As you’ve likely heard by now, Congresswoman Gabrielle Giffords was shot today at a constituent meeting in Arizona. The suspect, 22-year-old Jared Lee Loughner of Tucson, is in custody. Giffords is out of surgery but remains in critical condition. Loughner’s shooting spree killed six others, including a 9-year-old girl, leaving as many as 12 more people wounded.
President Obama reacted to the shooting by saying he wasn’t surprised Giffords “was doing what she always does — listening to the hopes and concerns of her neighbors.” He continued, “That is the essence of what our democracy is all about. That is why this is more than a tragedy for those involved. It is a tragedy for Arizona and a tragedy for our entire country.”
Vice President Biden described Giffords as “a principled leader and a consensus-builder” and a woman who “loves her husband and family above all else.” He also praised Arizona Judge John Roll, who lost his life in the shooting, as “a dedicated jurist whose death is a terrible loss to Arizona and to the country.” Biden concluded, “There is simply no justification, no rationale for such senseless and appalling violence in our society.”
Senate majority leader Harry Reid added, “I hope for a speedy recovery for the congresswoman and all of the wounded, and that those responsible will be brought to justice quickly. This is a sad day for our country, and acts of senseless violence such as this one affect us all.”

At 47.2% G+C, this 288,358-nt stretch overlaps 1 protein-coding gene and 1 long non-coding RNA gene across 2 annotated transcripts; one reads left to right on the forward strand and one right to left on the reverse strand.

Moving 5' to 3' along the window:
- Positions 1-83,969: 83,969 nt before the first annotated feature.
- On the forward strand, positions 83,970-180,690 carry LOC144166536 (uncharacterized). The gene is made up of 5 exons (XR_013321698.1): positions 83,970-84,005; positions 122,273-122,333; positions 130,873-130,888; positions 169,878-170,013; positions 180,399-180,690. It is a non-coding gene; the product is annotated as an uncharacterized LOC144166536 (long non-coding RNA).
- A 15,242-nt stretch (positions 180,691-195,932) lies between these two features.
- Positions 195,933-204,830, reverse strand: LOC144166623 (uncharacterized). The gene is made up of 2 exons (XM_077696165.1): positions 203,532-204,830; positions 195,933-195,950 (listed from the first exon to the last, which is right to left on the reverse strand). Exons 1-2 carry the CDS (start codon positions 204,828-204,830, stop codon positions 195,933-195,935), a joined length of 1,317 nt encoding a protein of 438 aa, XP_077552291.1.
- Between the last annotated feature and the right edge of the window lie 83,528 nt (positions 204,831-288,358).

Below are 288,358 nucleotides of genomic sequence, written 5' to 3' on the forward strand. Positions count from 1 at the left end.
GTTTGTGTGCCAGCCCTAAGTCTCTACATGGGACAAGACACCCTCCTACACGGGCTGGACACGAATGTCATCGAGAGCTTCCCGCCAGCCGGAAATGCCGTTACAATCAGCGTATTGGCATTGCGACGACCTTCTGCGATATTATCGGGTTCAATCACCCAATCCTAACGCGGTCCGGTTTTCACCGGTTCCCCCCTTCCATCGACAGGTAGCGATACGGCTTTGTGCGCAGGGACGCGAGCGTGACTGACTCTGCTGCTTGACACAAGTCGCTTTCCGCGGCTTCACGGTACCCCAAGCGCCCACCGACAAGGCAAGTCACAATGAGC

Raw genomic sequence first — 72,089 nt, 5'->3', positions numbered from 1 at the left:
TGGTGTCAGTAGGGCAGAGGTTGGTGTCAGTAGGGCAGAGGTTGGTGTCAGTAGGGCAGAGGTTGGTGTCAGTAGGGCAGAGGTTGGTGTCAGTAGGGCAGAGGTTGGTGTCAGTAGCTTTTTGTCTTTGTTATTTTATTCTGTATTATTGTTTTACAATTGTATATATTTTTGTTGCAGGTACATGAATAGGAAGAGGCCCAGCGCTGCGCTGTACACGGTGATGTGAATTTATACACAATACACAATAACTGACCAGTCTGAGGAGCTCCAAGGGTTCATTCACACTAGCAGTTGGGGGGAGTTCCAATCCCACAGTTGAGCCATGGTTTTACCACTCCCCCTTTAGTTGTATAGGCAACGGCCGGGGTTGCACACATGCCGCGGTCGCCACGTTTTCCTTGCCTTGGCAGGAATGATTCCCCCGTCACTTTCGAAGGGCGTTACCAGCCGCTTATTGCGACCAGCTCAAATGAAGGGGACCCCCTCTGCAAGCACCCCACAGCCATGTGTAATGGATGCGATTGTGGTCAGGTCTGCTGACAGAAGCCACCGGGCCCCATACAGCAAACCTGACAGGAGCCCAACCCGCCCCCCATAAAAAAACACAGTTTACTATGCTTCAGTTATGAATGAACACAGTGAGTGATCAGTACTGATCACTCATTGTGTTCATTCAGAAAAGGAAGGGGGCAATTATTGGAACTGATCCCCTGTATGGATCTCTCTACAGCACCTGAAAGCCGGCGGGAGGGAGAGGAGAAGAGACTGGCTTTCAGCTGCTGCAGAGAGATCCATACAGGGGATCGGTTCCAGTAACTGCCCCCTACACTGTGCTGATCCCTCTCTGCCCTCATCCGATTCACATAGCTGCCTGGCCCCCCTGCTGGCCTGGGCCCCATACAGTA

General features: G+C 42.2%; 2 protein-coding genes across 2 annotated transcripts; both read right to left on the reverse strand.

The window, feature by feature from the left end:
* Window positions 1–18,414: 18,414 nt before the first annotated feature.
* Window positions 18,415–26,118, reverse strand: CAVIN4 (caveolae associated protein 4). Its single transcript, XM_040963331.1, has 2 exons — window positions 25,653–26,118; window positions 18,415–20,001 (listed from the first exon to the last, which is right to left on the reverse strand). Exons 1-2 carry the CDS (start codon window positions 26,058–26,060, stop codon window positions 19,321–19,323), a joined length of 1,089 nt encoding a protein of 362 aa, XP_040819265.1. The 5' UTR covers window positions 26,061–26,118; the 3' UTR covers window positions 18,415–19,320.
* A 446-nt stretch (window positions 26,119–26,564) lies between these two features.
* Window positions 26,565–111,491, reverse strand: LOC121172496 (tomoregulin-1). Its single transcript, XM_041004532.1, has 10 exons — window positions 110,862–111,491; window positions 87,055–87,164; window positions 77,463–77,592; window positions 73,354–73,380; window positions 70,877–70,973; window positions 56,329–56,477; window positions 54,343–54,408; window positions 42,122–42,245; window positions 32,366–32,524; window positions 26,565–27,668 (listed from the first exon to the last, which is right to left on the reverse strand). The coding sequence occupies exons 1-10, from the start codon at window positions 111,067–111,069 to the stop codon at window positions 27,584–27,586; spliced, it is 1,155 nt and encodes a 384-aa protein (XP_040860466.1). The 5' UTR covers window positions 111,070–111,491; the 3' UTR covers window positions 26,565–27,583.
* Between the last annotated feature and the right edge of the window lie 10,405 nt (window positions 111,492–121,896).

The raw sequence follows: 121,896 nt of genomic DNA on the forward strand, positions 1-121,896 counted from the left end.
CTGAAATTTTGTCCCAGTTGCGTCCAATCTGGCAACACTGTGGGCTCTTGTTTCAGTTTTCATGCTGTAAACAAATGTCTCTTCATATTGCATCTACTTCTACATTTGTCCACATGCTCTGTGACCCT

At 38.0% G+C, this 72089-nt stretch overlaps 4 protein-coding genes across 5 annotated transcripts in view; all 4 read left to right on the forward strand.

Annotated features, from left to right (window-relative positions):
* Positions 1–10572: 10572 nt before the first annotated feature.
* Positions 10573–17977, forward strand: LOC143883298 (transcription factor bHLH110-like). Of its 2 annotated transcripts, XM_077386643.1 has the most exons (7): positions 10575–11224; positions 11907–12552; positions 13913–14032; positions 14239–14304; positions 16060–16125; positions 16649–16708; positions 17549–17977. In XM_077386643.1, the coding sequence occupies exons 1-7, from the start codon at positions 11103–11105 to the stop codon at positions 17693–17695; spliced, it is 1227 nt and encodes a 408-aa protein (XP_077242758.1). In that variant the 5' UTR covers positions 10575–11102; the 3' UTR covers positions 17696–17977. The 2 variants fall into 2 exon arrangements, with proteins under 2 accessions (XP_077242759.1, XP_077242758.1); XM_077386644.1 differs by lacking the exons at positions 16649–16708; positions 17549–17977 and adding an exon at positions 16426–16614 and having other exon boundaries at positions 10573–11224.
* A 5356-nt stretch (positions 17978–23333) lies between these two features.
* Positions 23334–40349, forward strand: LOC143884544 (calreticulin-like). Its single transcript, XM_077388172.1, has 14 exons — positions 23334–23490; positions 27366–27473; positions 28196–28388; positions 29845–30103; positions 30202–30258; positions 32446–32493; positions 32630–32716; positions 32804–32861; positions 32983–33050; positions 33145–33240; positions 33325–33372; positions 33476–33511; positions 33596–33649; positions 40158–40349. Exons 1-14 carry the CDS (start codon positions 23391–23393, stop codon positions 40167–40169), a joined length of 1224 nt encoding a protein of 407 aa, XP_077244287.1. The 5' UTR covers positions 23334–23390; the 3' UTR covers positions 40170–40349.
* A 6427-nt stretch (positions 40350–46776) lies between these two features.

Arizona residents have gathered to hold vigil outside of the hospital where Giffords is being treated, echoing similar sentiments of shock and disgust. 67-year-old Dorsett Edmunds told reports this afternoon, “I am in shock, I am in deep sadness, I ask myself why? Why do we keep killing our good people? I remember (John F.) Kennedy, I remember Martin Luther King. And I feel anger, but I also feel the basis of this is fear and racism.”
As Strollerderby blogger Katie Allison Granju noted earlier, Congresswoman Giffords was part of Sarah Palin’s “hit list” for having voted in favor of health care reform. As a representative of a border state, Giffords was to be a key player in the immigration debate, advocating a “long-term path to citizenship for illegal immigrants,” Reuters reports.
Representative Giffords spoke about the heated climate surrounding her office, but stated she remained unafraid despite the violent overtones of protesters. In March, she told MSNBC:
“Are you afraid? Are you fearful today?”
“You know, I’m not. We’ve had hundreds and hundreds of protesters over the course of the last several months. Our office corner has become a place where the Tea Party has congregated. And the rhetoric has become incredibly heated. Not just the calls, but the emails, the slurs. So things have really gotten spun up. But you gotta think about it. Our democracy is a light, a beacon really around the world because we effect change at the ballot box, and not because of these outbursts — of violence in certain cases, and the yelling, and it’s just … you know, change is important, it’s a part of our process, but it’s really important that we focus on the fact that we have a democratic process.”
Source: Huffington Post